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Nefertiti

Bust of Nefertiti

Nefertiti (egyptian nfr.t-iitj = the beauty that has come) was the Great Royal Wife (or chief consort/wife) of the Egyptian Pharaoh Amenhotep IV (later Akhenaten), and mother-in-law of the Pharaoh Tutankhamun. She may have also ruled in her own right under the name Neferneferuaten briefly after her husband's death and before the accession of Tutankhamun. Her name roughly translates to "the beautiful (or perfect) woman has come". She also shares her name with a type of elongated gold bead, called nefer, that she was often portrayed as wearing. She was made famous by her bust, now in Berlin's Altes Museum, shown to the right. The bust is one of the most copied works of ancient Egypt. It was attributed to the sculptor Thutmose, and was found in his workshop. The bust itself is notable for exemplifying the understanding Ancient Egyptians had regarding realistic facial proportions.

She had many titles, at Karnak there are inscriptions that read Heiress, Great of Favour, Possessed of Charm, Exuding Happiness, Mistress of Sweetness, beloved one, soothing the king's heart in his house, soft-spoken in all, Mistress of Upper and Lower Egypt, Great King's Wife, whom he loves, Lady of the Two Lands, Nefertiti.

Family

Nefertiti's parentage is not known with certainty, but it is now generally believed that she was the daughter of Ay, later to be pharaoh.[1] This would make her daughter Akhasunamun, who later was Aye's queen, his own granddaughter. Another theory that gained some support identified Nefertiti with the Mitanni princess Tadukhipa. The name Nimerithin has been mentioned in older scrolls, as an alternative name, but this has not yet been officially confirmed. It has also been suggested that Nefertiti was a daughter or relative of Amenhotep III, or of the high Theban nobility.

Depending on which reconstruction of the genealogy of the ancient Egyptian pharaohs is followed, her husband Akhenaten may have been the father or half-brother of the Pharaoh Tutankhaten (later called Tutankhamun).

The exact dates of when Nefertiti was married to Amenhotep IV and later, promoted to his Queen are uncertain. However, the couple had six known daughters. This is a list with suggested years of birth:

In Year 4 of his reign (1346 BC) Amenhotep IV started his worship of Aten. The king led a religious revolution, in which Nefertiti played a prominent role. This year is also believed to mark the beginning of his construction of a new capital, Akhetaten, at what is known today as Amarna. In his Year 5, Amenhotep IV officially changed his name to Akhenaten as evidence of his new worship. The date given for the event has been estimated to fall around January 2 of that year. In Year 7 of his reign (1343 BC) the capital was officially moved from Thebes to Amarna, though construction of the city seems to have continued for two more years (till 1341 BC). The new city was dedicated to the royal couple's new religion. Nefertiti's famous bust is also thought to have been created around this time.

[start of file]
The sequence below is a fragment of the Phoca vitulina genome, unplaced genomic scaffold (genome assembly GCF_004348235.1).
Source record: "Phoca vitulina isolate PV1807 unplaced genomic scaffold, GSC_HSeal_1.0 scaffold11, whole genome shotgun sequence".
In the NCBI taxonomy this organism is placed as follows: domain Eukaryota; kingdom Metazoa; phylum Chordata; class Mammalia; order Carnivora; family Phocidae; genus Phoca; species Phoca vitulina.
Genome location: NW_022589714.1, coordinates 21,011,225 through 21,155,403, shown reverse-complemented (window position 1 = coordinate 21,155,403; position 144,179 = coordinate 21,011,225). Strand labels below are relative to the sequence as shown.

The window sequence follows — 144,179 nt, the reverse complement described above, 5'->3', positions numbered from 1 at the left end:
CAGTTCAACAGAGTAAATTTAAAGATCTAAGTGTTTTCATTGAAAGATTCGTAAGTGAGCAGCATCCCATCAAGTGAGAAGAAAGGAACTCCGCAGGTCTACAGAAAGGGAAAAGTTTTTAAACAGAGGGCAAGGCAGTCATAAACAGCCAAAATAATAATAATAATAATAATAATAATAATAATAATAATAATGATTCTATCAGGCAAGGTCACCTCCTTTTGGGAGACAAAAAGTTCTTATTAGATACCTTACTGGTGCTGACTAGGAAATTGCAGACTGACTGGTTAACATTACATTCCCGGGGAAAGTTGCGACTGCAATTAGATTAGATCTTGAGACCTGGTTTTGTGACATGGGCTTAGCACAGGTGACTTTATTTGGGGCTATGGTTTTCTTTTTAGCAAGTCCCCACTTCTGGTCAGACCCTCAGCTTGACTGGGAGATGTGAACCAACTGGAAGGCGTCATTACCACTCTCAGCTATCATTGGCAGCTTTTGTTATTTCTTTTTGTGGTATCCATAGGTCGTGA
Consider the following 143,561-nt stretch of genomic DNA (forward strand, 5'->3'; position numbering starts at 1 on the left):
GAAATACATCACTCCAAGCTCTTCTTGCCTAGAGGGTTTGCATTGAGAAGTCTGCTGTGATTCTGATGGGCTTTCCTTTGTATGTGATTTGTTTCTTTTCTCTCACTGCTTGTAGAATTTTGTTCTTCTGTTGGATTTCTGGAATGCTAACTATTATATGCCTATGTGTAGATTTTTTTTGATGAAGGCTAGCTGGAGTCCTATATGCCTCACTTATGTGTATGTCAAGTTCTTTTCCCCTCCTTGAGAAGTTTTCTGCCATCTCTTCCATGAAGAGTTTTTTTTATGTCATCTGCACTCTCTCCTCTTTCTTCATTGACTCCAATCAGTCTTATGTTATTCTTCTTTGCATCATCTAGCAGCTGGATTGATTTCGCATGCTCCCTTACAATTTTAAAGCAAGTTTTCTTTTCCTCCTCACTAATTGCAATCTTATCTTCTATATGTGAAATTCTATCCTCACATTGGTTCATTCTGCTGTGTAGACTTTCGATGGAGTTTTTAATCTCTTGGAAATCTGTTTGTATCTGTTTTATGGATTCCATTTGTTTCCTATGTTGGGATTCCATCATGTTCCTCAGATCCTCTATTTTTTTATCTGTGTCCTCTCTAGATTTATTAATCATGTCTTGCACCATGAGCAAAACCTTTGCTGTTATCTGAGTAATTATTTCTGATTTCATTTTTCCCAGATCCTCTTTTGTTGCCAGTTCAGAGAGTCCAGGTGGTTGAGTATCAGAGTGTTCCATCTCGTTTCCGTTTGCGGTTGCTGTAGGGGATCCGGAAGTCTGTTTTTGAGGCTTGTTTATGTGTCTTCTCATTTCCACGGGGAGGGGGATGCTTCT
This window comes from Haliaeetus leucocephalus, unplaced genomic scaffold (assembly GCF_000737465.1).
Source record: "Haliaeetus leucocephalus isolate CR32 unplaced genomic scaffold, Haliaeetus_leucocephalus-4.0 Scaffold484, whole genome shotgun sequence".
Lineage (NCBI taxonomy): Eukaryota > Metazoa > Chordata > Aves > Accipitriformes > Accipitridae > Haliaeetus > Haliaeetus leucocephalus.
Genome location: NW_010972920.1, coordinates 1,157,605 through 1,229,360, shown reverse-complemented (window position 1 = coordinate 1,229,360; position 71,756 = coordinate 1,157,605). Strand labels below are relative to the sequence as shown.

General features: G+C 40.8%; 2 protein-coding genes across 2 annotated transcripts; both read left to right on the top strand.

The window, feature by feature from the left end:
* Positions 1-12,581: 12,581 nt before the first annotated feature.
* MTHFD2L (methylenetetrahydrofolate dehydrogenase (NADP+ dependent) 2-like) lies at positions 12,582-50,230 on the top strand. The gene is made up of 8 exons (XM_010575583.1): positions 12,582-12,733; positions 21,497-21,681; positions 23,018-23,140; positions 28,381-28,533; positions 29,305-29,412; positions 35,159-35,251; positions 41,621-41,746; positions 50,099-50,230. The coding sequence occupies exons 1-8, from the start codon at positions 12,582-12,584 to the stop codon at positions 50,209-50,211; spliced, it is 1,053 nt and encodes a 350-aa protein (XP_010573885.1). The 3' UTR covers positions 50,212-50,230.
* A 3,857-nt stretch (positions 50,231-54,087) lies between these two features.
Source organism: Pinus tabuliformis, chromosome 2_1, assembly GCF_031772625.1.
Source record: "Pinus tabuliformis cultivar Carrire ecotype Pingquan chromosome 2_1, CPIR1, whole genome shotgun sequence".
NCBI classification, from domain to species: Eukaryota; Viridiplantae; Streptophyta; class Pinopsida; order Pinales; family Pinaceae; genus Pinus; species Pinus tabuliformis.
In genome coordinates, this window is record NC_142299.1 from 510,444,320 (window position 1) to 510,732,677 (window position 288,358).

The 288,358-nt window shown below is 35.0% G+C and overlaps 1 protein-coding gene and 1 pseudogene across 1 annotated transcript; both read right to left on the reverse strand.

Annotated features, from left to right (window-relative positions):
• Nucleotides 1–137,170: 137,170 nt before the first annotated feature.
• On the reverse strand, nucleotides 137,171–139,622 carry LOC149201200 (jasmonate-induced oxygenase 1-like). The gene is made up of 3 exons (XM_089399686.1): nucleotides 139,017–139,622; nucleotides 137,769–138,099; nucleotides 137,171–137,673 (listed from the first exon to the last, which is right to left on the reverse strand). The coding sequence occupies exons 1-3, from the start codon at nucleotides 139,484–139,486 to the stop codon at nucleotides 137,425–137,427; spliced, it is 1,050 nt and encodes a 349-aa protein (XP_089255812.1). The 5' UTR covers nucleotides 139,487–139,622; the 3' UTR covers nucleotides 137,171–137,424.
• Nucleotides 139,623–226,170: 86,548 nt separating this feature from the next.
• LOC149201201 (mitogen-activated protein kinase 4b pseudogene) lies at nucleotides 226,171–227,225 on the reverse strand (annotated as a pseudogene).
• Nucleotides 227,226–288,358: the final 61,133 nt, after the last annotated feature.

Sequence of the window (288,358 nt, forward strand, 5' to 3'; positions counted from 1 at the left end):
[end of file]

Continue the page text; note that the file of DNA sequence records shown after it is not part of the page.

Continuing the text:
In an inscription estimated to November 21 of year 12 of the reign (approx. 1338 BC)[citation needed], her daughter Meketaten is mentioned for the last time; she is thought to have died shortly after that date. Circumstantial evidence which shows that she predeceased her husband at Akhetaten include several shabti fragments of the Queen's burial which is now located in the Louvre and Brooklyn Museums.[2] A relief in Akhenaten's tomb in the Royal Wadi at Amarna appears to show her funeral.

During Akhenaten's reign (and perhaps after) Nefertiti enjoyed unprecedented power, and was perhaps the most powerful woman on earth. Some time during the reign she was made co-regent: the pharaoh's equal. She was depicted on temple walls the same size as the king, signifying her importance, and shown worshipping the Aten alone. Perhaps most impressively, Nefertiti is shown on a relief from the temple at Amarna which is now in the MFA in Boston, smiting a foreign enemy with a mace before the Aten. Such depictions are reserved for the pharaoh alone, and yet Nefertiti was depicted as such.

Death

Around Year 14 of Akhenaten's reign (1336 BC), Nefertiti herself vanishes from the historical record, and there is no word of her after that date. Theories include a sudden death by a plague that was sweeping through the city or a natural death. A previous theory that she fell from disgrace is now discredited since the deliberate erasures of the monuments belonging to a queen of Akhenaten has now been shown to refer to Kiya instead.[3] Regardless, the verifiable knowledge of this episode has been completely lost to history.

In keeping with the theory above, Nefertiti is perhaps responsible for abandoning the Aten religion, and moving the capital back to Thebes. This would have been the only way to please both the people and the powerful priests of Amun. Nefertiti would have prepared for her death and for the succession of her daughter, now named Ankhasunamun, and her stepson, Tutankhamun. They would have been educated in the traditional way, worshipping the old gods. Nefernefruaten dies after two years of kingship.